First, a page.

Strangely enough they don't seem to even mention gun control - not even once:
The family of slain teenager Jordan Manners made a tearful appeal to the Ontario government on Wednesday to launch an inquest and called for the appointment of a commissioner of youth.
I will give a mile of credit to this family for not getting sucked into the political meanderings of the Ontario Premier and the Mayor of Toronto in this whole affair by pushing for tougher gun laws.
I get the real sense that they don't really care what the politics is around this situation - they just want this to never happen again to someone else.
I sympathise with their suggestion that metal detectors and cameras need to be installed in today's highschools. It's the only shot we have to stopping a future crime like this one from happening again, because it's become apparent that it doesn't matter how tough your gun restrictions are someone will always break them.
"I'm asking for all your support, please don't let my son die in vain," Small said.
"He was on his way to being somebody and was the one who could have made a difference for me in my old age," Small said.
"This is not about a black community," said Greg Stokes, Jordan's uncle.
And this is the point where the family starts loosing me.
Of course this is about the black community. It's about the white community. It's about the immigrant community.
Part of the underlying social problems in teenage violence are partially all our responsibility collectively. And by that I don't mean that we as some sort of Borg like collective are responsible, but rather we as individuals need to accept responsibility for the moral decay that is prevalent in society today.
I argue if we were to act more moral, we would see a society not so prone to these acts of violence. Children, let us not forget, emulate. Part of these crimes originate from everyone's individual lack of sense of duty, honor, honesty and respect for each other's individual liberties and rights.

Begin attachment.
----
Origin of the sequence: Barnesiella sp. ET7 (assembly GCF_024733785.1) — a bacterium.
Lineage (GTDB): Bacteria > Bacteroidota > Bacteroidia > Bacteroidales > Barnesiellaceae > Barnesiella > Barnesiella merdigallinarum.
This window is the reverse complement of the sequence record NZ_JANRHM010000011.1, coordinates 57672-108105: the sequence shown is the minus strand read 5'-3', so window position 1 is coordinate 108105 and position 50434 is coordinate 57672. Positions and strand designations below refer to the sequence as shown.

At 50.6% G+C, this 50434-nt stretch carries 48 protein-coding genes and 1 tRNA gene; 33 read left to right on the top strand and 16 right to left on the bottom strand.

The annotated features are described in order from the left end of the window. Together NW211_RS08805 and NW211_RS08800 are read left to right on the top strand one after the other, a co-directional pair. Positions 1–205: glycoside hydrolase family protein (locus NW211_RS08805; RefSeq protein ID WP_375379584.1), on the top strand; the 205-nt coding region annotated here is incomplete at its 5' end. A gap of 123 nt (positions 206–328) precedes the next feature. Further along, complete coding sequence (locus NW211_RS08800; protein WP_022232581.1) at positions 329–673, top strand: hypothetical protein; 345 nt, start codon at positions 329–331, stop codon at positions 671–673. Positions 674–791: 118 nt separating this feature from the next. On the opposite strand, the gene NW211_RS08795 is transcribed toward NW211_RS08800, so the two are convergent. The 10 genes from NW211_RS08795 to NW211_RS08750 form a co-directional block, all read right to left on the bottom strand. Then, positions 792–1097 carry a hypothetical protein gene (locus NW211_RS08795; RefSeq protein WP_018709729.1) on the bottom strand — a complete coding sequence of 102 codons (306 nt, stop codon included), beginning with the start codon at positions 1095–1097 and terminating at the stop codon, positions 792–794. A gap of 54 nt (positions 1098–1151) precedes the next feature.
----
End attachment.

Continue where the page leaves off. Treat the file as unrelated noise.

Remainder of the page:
Comments like those at their root serve to deflect responsibility, when the solution lies in taking responsibility.
Then comes in the leftist activists to chime in:
John Muise, director of Public Safety for the Canadian Centre for Abuse Awareness, also echoed the call for an inquest and youth commissioner.
The province appointed its third and final commissioner, Ken Dryden, in 1984. He served in the position for two years.
"We have young men who pack real hand guns and the end result is horrific, it's horrible," Muise said. "We need an answer from decision makers."
It's so much easier to call on the state to do something isn't it? Because then we can all sit back and do nothing, and then when something goes wrong we can blame the state for all our ills.
The family gets a mile of credit by me like I said, but one thing I can't agree with is the need for a youth commisioner.
Just how does adding one more layer of bureaucracy aid the cause against youth violence?
We would be best to listen to the words of the family on this one:
"I just don't want to see any other family going through what I'm going through, what my family and friends are going through," Small added.
And that's exactly what our primary objective should be in this case: do everything we can to prevent this from happening again.
That means installing metal detectors and cameras in schools, and it doesn't mean hiring another public servant to commission reports that tell us what we already know.